Australian carrier Virgin Blue could expand its services to other parts of Southeast Asia and purchase additional narrowbody aircraft as part of its recovery plan once the economic crisis is over.
"Virgin Blue is constantly reviewing market opportunities and a host of potential routes for each of our airlines at any time but we have not made any decisions at this stage," says a spokeswoman.
The carrier is in negotiations to serve more destinations from Perth in Western Australia, its CEO Brett Godfrey said after Virgin Blue announced plans on Monday to raise A$231.4 million ($190 million) in fresh equity. Vietnam, Singapore, Penang and Kuala Lumpur in Malaysia, and Thailand's resort island of Phuket are among the options.
Last year, Virgin Blue's subsidiary Pacific Blue launched daily Perth-Bali services as part of an expansion of its international routes. This was partiallyin response to increasing competition in New Zealand, Pacific Blue's main operating base, from Qantas' low-cost subsidiary Jetstar.
"The New Zealand domestic market is very competitive and here too we are rearranging capacity, entering new regional routes and monitoring constantly," says the spokeswoman. "Earlier this year we announced capacity reductions related to softening Australian domestic demand. Part of our solution was redeployment of (aircraft) to new and uncontested routes including expansion of Pacific Blue's short haul international network."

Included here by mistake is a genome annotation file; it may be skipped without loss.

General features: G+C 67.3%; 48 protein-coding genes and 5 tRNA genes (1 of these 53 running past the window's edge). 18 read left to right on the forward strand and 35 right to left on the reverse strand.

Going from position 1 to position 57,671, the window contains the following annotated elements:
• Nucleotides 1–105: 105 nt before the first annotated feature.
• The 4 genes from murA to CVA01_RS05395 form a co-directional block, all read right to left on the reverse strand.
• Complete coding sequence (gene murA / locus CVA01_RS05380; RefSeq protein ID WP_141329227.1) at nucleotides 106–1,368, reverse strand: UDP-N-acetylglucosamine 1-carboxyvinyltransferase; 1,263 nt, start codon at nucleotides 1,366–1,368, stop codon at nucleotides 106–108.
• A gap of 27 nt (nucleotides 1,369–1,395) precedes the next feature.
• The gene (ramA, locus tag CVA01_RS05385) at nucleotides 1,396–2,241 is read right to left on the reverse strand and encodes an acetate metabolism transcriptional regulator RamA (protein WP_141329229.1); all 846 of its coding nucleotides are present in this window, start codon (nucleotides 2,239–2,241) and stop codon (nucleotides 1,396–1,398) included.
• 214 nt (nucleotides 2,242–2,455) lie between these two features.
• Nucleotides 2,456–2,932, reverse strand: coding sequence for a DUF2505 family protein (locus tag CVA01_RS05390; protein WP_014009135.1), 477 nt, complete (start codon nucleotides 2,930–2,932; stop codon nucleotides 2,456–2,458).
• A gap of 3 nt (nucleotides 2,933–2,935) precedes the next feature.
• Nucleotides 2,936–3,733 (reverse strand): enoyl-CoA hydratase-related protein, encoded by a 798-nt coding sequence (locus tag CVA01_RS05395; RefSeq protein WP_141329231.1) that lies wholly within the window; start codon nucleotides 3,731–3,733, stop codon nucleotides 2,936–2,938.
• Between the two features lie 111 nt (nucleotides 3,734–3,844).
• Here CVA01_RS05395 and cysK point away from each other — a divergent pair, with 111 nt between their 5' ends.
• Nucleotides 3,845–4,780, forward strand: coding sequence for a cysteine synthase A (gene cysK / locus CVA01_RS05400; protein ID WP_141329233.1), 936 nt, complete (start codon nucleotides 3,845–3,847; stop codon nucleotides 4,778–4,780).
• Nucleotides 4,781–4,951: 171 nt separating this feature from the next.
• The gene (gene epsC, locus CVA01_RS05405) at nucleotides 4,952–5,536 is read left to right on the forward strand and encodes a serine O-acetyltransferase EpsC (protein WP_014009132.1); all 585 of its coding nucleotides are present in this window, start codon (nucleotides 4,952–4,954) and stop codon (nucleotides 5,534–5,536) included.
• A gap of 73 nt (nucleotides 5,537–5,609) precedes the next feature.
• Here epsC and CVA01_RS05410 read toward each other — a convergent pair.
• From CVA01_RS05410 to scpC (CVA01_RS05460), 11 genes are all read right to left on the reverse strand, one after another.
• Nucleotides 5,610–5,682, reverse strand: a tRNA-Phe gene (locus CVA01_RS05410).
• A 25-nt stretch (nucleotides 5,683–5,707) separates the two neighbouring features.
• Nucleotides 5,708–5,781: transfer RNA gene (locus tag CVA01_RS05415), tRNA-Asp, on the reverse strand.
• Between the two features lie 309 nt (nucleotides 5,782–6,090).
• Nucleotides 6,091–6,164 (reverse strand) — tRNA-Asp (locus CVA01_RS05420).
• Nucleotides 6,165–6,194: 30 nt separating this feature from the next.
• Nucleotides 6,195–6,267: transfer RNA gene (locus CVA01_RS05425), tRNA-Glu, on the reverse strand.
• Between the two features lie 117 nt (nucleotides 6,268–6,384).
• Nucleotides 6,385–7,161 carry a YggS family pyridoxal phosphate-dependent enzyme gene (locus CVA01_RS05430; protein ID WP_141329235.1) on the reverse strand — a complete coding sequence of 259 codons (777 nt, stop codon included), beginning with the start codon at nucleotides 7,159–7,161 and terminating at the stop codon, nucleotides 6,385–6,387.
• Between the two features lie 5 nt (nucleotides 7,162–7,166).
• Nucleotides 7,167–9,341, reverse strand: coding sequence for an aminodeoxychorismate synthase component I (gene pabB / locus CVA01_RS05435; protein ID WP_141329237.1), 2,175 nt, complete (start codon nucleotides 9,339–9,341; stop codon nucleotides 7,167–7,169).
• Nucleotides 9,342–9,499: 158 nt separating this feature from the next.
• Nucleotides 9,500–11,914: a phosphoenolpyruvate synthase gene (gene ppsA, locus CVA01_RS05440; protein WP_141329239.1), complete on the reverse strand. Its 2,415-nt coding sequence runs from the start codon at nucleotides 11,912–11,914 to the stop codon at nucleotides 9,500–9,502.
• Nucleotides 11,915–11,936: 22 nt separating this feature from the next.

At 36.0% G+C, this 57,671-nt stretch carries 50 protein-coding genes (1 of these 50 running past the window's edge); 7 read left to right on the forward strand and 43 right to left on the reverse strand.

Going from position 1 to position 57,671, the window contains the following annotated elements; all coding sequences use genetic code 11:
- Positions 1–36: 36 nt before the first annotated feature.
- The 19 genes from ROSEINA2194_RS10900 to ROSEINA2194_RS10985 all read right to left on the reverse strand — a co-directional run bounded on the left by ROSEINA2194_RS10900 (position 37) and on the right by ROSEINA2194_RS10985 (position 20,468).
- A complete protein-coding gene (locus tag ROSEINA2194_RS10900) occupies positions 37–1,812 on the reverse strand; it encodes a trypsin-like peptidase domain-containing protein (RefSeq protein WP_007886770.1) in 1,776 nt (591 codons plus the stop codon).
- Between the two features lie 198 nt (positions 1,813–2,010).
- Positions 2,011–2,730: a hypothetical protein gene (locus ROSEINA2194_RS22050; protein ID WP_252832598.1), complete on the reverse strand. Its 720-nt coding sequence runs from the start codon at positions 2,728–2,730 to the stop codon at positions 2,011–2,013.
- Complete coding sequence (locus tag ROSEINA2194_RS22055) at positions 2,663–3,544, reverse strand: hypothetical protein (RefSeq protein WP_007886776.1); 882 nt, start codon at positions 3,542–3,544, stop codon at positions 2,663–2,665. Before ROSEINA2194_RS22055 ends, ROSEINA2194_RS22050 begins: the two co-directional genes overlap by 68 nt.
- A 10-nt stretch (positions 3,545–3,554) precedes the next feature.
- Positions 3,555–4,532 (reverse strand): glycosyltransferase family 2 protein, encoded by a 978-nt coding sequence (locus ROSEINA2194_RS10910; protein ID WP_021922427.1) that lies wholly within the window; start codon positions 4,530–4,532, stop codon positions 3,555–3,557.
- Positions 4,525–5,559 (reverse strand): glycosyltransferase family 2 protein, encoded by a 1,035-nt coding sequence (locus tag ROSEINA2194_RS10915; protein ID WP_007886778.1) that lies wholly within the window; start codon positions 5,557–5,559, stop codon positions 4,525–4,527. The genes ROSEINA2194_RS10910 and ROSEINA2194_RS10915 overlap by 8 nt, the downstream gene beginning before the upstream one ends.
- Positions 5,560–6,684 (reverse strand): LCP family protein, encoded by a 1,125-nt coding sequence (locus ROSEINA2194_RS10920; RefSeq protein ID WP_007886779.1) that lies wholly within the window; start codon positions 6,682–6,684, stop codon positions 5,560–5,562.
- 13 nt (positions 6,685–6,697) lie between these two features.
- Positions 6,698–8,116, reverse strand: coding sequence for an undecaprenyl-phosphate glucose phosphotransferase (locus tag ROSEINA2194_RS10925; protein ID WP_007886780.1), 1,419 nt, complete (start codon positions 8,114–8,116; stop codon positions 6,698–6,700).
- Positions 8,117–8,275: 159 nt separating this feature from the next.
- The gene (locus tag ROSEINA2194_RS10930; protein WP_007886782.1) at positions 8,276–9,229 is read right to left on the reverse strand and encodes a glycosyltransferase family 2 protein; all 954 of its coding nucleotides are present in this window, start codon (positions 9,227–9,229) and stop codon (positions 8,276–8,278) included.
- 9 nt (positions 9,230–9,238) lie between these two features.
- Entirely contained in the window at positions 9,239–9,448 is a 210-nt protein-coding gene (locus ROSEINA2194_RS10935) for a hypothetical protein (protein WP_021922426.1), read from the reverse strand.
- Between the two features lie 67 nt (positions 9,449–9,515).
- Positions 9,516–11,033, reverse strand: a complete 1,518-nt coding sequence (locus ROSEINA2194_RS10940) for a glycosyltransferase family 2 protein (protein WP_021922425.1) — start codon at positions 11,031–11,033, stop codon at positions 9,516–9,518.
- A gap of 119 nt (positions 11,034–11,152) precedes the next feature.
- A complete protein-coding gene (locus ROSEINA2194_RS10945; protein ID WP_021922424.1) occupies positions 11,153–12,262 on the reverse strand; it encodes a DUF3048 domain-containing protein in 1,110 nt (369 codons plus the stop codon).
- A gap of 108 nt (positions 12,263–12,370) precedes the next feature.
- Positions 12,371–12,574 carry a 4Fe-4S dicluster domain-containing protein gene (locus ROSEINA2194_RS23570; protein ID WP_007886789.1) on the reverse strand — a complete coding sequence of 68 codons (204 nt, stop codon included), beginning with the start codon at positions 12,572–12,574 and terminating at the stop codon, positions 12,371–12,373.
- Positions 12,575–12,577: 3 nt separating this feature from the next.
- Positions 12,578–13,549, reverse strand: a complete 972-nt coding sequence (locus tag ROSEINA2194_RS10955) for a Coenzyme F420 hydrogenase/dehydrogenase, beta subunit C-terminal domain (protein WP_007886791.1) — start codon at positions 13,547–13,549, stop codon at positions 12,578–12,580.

The airline, however, has no plans to follow Qantas and cut some flights on the highly competitive Sydney-Melbourne route - which has become even more competitive with the entry of Tiger Airways with nine daily flights each way. Virgin Blue continues to see opportunities in the sector, and says: "If anything, we are likely to increase our Sydney-Melbourne schedule."
Godfrey also told Australian media that the airline would use the additional funds to acquire newer and larger Boeing 737 aircraft. The lease on 12 of its existing 737-700s ends in 2011, and the carrier could replace them with 737-800s and possibly 737-900s. "This again will be driven by market demand," adds the spokeswoman.
Virgin Blue said on Monday that it was raising the additional funds due to the most challenging operating environment in the airline's 10-year history. It is projected to report its first annual loss for the last fiscal year and Godfrey, who co-founded the airline with Virgin's Richard Branson, will leave as CEO in 2010.